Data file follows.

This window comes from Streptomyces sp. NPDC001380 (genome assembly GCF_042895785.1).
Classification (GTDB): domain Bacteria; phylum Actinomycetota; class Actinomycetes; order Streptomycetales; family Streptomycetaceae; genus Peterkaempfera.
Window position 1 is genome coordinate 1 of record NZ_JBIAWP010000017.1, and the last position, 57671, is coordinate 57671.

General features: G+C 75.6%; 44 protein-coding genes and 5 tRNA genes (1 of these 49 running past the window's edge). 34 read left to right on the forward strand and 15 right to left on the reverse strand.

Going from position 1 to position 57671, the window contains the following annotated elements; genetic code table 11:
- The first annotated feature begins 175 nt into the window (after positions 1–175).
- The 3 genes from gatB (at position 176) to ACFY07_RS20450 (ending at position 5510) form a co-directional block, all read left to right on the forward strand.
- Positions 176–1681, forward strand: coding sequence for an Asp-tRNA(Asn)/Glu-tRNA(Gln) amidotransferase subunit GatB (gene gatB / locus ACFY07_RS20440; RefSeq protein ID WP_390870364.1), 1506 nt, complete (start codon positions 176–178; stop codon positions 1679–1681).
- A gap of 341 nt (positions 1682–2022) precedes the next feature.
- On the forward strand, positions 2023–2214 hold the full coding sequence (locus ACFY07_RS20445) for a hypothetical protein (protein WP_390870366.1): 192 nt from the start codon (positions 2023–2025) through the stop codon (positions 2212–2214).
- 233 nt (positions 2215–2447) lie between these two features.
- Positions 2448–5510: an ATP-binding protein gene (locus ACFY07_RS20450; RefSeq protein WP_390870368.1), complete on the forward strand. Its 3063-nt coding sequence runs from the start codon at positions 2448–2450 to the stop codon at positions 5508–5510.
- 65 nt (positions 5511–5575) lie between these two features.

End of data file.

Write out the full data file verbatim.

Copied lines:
This window comes from Streptomyces sp. NPDC001380 (genome assembly GCF_042895785.1).
Classification (GTDB): domain Bacteria; phylum Actinomycetota; class Actinomycetes; order Streptomycetales; family Streptomycetaceae; genus Peterkaempfera.
Window position 1 is genome coordinate 1 of record NZ_JBIAWP010000017.1, and the last position, 57671, is coordinate 57671.

General features: G+C 75.6%; 44 protein-coding genes and 5 tRNA genes (1 of these 49 running past the window's edge). 34 read left to right on the forward strand and 15 right to left on the reverse strand.

Going from position 1 to position 57671, the window contains the following annotated elements; genetic code table 11:
- The first annotated feature begins 175 nt into the window (after positions 1–175).
- The 3 genes from gatB (at position 176) to ACFY07_RS20450 (ending at position 5510) form a co-directional block, all read left to right on the forward strand.
- Positions 176–1681, forward strand: coding sequence for an Asp-tRNA(Asn)/Glu-tRNA(Gln) amidotransferase subunit GatB (gene gatB / locus ACFY07_RS20440; RefSeq protein ID WP_390870364.1), 1506 nt, complete (start codon positions 176–178; stop codon positions 1679–1681).
- A gap of 341 nt (positions 1682–2022) precedes the next feature.
- On the forward strand, positions 2023–2214 hold the full coding sequence (locus ACFY07_RS20445) for a hypothetical protein (protein WP_390870366.1): 192 nt from the start codon (positions 2023–2025) through the stop codon (positions 2212–2214).
- 233 nt (positions 2215–2447) lie between these two features.
- Positions 2448–5510: an ATP-binding protein gene (locus ACFY07_RS20450; RefSeq protein WP_390870368.1), complete on the forward strand. Its 3063-nt coding sequence runs from the start codon at positions 2448–2450 to the stop codon at positions 5508–5510.
- 65 nt (positions 5511–5575) lie between these two features.